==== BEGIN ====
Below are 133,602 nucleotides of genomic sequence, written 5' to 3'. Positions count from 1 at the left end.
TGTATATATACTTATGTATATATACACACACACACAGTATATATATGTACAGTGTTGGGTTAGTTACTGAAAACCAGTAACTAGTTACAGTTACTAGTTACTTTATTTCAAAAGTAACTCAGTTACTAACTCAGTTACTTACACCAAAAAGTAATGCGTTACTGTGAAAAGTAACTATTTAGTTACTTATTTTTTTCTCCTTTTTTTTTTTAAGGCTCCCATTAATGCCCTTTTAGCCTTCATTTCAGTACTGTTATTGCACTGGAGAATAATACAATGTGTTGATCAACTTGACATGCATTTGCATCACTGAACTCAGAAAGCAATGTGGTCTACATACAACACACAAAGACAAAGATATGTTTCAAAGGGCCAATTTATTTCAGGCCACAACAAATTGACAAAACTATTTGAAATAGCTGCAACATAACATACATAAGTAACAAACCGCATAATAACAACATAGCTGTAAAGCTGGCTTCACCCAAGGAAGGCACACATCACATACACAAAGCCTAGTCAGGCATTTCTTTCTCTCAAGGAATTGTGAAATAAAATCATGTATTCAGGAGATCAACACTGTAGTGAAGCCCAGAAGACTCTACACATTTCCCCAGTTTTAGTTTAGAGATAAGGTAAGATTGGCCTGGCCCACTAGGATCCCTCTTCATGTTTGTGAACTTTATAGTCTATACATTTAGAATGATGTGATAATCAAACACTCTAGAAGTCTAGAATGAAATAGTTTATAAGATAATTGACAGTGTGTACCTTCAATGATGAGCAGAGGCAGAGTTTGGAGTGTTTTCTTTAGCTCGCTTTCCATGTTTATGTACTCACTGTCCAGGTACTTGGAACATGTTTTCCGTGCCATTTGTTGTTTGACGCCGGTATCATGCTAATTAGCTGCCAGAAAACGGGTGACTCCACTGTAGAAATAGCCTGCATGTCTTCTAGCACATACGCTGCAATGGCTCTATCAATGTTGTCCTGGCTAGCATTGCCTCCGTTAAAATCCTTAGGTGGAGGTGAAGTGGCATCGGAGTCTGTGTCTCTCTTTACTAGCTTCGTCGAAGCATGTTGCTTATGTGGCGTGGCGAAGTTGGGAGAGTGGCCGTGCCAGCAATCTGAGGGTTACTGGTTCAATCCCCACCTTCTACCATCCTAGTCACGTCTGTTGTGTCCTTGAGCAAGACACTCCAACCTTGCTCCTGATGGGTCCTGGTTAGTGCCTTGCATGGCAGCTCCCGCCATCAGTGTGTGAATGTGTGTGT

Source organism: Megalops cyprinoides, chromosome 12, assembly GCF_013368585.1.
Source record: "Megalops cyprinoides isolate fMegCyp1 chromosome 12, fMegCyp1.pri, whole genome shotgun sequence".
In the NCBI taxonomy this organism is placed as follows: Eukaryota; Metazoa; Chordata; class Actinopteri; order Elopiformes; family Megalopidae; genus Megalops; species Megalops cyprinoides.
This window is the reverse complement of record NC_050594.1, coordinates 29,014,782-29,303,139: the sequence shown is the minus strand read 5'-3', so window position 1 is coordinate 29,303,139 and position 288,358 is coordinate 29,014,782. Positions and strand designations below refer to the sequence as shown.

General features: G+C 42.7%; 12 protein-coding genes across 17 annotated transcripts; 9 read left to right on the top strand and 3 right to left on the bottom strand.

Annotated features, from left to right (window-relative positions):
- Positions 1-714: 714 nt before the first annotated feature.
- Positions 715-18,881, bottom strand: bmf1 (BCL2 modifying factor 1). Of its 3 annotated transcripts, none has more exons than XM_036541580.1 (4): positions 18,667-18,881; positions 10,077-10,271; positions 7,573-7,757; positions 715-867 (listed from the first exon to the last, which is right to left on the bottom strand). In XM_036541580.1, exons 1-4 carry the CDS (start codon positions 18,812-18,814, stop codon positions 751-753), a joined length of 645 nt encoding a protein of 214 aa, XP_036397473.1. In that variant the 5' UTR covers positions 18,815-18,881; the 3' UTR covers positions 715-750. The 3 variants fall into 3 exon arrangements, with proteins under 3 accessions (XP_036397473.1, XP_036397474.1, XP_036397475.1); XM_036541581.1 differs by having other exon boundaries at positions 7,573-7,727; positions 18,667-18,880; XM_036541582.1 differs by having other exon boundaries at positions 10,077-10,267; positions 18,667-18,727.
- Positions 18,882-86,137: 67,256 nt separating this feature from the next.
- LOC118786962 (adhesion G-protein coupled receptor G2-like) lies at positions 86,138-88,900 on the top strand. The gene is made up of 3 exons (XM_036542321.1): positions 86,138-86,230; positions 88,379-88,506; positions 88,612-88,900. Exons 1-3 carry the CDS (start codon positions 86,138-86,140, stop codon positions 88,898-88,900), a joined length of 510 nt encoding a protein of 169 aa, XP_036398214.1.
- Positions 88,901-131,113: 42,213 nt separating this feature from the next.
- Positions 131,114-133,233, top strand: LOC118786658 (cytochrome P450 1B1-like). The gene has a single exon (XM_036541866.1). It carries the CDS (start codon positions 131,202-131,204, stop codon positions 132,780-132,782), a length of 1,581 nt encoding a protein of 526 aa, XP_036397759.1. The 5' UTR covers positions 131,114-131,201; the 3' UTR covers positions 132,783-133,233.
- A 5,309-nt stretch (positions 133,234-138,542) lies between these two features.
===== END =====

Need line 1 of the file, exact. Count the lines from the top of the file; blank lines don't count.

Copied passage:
Below are 133,602 nucleotides of genomic sequence, written 5' to 3'. Positions count from 1 at the left end.